Gregory Monahan, acting chief of U.S. Park Police, told lawmakers in July that his officers had abided by the rules in that agreement. “The protocol was followed,” he said during sworn testimony before the House Committee on Natural Resources in July. “There were three warnings given and they were given utilizing a Long Range Acoustic Device; it’s called an LRAD, that’s what it stands for, that was the device used.”

DeMarco said in his written answers to the committee that the National Guard “was not in possession” of an LRAD that day.

“There is zero evidence that there were any officers who can testify that they were in the farthest reaches of the crowd,” Verheyden-Hilliard said. “There has to be documentation that the notice was given multiple times, and there are supposed to be recordings made that the notice was given. We wrote all these in specifically for this reason. In fact, unfortunately, it would appear in anticipation of what happened in Lafayette Park.”

A U.S. Park Police spokesman told NPR that Monahan “stands by his testimony to the committee.” The official said because of ongoing litigation the U.S. Park Police couldn’t comment further.

World’s 10 most scenic airport landings for 2020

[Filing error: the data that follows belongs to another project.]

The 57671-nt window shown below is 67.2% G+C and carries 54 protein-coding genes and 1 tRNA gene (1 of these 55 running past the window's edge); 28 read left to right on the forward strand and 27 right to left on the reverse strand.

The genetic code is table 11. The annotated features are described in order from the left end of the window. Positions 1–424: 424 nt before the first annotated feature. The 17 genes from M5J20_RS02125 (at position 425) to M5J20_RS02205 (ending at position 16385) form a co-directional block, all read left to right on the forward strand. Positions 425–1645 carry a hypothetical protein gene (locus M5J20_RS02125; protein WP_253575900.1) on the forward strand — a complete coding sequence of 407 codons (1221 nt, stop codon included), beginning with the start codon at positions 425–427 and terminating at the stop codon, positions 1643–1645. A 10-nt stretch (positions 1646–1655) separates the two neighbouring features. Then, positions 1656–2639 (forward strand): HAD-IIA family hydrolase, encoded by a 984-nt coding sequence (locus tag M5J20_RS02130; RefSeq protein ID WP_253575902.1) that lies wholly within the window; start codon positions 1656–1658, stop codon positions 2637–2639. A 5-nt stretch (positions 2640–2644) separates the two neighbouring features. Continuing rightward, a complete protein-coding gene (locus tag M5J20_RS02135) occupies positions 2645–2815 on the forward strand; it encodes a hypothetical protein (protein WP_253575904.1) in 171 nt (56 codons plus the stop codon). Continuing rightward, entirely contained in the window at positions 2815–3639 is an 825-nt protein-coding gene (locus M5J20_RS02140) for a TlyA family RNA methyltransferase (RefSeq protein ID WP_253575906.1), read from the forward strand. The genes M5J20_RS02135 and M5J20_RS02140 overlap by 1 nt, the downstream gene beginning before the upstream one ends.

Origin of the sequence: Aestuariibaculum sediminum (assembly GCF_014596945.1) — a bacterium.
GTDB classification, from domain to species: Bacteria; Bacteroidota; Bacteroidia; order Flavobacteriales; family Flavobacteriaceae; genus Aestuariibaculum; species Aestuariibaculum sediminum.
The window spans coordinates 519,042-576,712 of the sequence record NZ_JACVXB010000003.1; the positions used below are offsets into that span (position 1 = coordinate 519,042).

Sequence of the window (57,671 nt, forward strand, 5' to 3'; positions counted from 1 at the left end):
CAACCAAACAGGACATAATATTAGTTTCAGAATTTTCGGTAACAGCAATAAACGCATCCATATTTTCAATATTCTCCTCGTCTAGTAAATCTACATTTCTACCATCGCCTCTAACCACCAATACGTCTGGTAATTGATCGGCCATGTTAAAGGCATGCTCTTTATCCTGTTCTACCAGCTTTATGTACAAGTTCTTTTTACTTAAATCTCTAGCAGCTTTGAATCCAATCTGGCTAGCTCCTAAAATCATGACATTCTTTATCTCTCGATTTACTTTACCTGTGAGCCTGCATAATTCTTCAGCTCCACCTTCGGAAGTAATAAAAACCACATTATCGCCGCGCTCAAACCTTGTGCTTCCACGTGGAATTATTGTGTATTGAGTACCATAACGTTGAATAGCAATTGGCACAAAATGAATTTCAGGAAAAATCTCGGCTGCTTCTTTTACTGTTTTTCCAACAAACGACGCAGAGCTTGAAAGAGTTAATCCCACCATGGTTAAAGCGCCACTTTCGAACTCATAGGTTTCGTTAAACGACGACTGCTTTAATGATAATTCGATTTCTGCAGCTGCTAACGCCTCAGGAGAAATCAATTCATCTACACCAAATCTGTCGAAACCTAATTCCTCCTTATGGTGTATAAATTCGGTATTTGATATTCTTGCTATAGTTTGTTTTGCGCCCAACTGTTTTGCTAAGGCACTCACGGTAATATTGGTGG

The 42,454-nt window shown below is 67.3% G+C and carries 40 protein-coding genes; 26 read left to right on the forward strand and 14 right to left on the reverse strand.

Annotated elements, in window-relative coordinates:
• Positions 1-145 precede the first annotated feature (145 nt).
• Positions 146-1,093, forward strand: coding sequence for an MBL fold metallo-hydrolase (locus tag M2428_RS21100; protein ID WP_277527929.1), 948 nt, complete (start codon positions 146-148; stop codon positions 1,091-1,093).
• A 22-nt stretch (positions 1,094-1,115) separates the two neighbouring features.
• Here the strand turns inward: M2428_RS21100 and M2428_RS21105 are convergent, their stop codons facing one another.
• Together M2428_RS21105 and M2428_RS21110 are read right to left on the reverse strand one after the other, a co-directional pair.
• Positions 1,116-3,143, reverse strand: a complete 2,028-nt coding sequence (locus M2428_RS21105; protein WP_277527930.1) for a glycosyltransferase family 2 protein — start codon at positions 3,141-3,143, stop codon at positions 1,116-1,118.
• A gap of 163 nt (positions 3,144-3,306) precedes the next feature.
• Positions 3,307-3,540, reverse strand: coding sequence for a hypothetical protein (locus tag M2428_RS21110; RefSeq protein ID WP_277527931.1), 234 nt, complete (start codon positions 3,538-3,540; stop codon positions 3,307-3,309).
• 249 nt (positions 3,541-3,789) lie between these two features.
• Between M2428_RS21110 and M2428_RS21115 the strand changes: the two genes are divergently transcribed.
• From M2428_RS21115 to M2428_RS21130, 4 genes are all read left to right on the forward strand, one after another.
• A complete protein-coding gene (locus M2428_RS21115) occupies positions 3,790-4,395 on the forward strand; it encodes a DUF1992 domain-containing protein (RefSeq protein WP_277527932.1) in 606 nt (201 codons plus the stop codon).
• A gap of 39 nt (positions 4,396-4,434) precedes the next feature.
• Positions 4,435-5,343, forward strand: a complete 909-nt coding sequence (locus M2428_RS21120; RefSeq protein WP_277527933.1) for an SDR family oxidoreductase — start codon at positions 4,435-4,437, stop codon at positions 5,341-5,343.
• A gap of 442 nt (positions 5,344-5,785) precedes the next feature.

CNN / Maureen O’Hare / Sep 16, 2020

They say absence makes the heart grow fonder.

The world’s most scenic airport airport approaches, as ranked annually by booking platform PrivateFly, are this year looking more glorious than ever.

More than 6,000 frequent fliers and aviation enthusiasts took part in the 2020 poll, with voting taking place in February and March, just before travel restrictions to fight Covid-19 were introduced around the world.

The winner, for the third year in a row, is Ireland’s Donegal Airport. On the island’s northwest coast, there are sweeping views of rugged coastline, pristine beaches and the steep slopes of Mount Errigal on the approach to this regional airport in Carrickfinn.


Donegal Airport, Ireland: Located on Ireland’s northwest Atlantic coast, Donegal Airport claimed the top spot for the third year in a row. Steve O’Culain, the airport’s chairman, said, “When they can, we hope more travelers will come and share this beautiful part of the world with us, located in the Gaelic-speaking Donegal Gaeltacht on the Wild Atlantic Way.”
Msembe Airstrip, Tanzania: The highest new entry to the top ten is Tanzania’s Msembe Airstrip, which serves East Africa’s Ruaha National Park.
Skiathos (Alexandros Papadiamantis) Airport, Greece: This airport on the Greek island of Skiathos, in the Aegean Sea, is popular with planespotters thanks to its short runway and close proximity to a public road.